How to Write a Letter of Recommendation + Examples

A short, detailed letter of recommendation can help a friend or colleague clinch a coveted role. Here, you’ll discover how to write a recommendation letter, a free copy/paste template and examples.

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Certified Professional Resume Writer (CPRW)
by Eric Ciechanowski  Certified Professional Resume Writer (CPRW) 
Last Updated: March 05, 2024  
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What is a letter of recommendation?

A recommendation letter is a formal document written on behalf of someone else attesting to their qualifications and skills for a potential job or internship. Usually, former employees, colleagues or students request letters of recommendation.

It’s like serving as a resume reference, except that you communicate in letter form and not over the telephone.

A letter of recommendation is similar in structure to a cover letter. It should fit onto one page and include your contact info, the recipient’s address, a greeting, three paragraphs and a sign-off.

If someone asks for a letter of recommendation, the person probably expects you to say positive things about them. If you feel uncomfortable recommending this person or lack the time to help, politely decline the request.

Reference Resume

Letter of recommendation template

You can copy and paste this recommendation letter template and personalize it with information about the person you’re recommending.

Recommendation letter template:

[Your Name]
[Optional: Company name]
[Street Address]
[City, State ZIP code]
[Phone number]
[Email address]

[Date]

[Receiver’s Name]
[Receiver’s Title]
[Receiver’s Organization]
[Receiver’s Street Address]
[City, State ZIP Code]

Dear [Receiver’s Name] /[Hiring Manager/To Whom It May Concern],

With great enthusiasm, I am writing to recommend [Applicant Name] for [Role] at [Organization]. My name is [Your Name], and I serve as a [Your Role] at [Your Organization]. For [length of time], I had the pleasure of working with [Applicant’s First Name] while [explain how you worked together]. What stands out about [Applicant First Name] is [two or three top qualities about applicant].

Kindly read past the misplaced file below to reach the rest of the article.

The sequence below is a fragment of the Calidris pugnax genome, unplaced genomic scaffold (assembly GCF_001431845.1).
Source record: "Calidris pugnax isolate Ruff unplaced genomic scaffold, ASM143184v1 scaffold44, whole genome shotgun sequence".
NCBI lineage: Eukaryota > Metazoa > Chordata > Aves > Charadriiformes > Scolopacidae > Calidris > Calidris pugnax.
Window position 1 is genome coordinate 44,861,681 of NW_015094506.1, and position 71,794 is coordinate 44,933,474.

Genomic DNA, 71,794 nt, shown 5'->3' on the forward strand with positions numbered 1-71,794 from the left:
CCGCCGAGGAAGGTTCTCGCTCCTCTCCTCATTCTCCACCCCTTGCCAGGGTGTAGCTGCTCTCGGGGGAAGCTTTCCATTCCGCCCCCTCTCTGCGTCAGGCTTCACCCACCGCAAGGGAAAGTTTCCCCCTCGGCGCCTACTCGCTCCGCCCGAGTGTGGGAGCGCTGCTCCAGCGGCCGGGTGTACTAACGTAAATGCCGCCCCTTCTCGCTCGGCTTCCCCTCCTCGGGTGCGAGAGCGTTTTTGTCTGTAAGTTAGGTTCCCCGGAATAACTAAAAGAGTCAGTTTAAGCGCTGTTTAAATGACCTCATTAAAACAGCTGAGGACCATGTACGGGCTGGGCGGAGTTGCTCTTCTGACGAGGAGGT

During our time together, [Applicant First Name] showed [list one or two skills] that led to [specific achievement]. [Insert story explaining your shared goals and how you reached them.] Given [his/her/their] excellent work ethic and passion for [specific Organization focus], I feel confident [Applicant Name] would be an ideal fit for [Your Organization].

Thank you for your time in reading this. Feel free to contact me if you have any questions or want to discuss [Applicant Name]’s talents or abilities.

Sincerely,

[Your Name]
[Your Title]

Here’s an example of how you can personalize the template above into a convincing letter:

Loquita Mend
Head Nurse
Evergreen Hospital
Bellingham, WA 98225
(555) 555-555
L.Mend@————-.com

Feb. 26, 2024

Kathy Jackson
Head Nurse
STR Healthcare
1121 Chatts Street
Simi Valley, CA 93062

Dear Kathy Johnson,

With great enthusiasm, I am writing to recommend Janice Robinson for the registered nurse position at STR Healthcare. My name is Loquita Mend, and I am the head nurse at Evergreen Hospital. For two and a half years, I had the pleasure of working with Janice as her direct supervisor. Janice stands out as one of the most dedicated, compassionate and detail-oriented nurses I’ve ever had on staff.

During our time together, Janice showed immense warmth and gentleness, becoming the resident favorite nurse in the oncology ward. Her true passion for health care shows in her adherence to protocol and safety standards. Janice was the compliance expert when the hospital had to implement emergency procedural updates to adapt to the COVID-19 pandemic. She went above and beyond to ensure that our staff and patients followed the same rules. Given her excellent work ethic and passion for patient care and healing, Janice would be an ideal fit for STR Healthcare.

Thank you for your time in reading this. Feel free to contact me if you have any questions or want to discuss Janice’s talents and abilities further.

Sincerely,

Loquita Mend
Head Nurse, Evergreen Hospital

Find this letter of recommendation sample helpful? Skip forward to our collection of 99 recommendation letter examples organized by job title.

How to write a recommendation letter

Before you start writing a letter of recommendation, you’ll need to understand the position, role or academic opportunity for which this letter hinges! The better you know the expectations for the role, the better you can explain why this candidate is a good fit.

Ask the person who has requested your letter to share the job post or application details so you can identify the topics and keywords your letter should pinpoint.

Then, brainstorm these questions:

  • How did you interact or work with this person?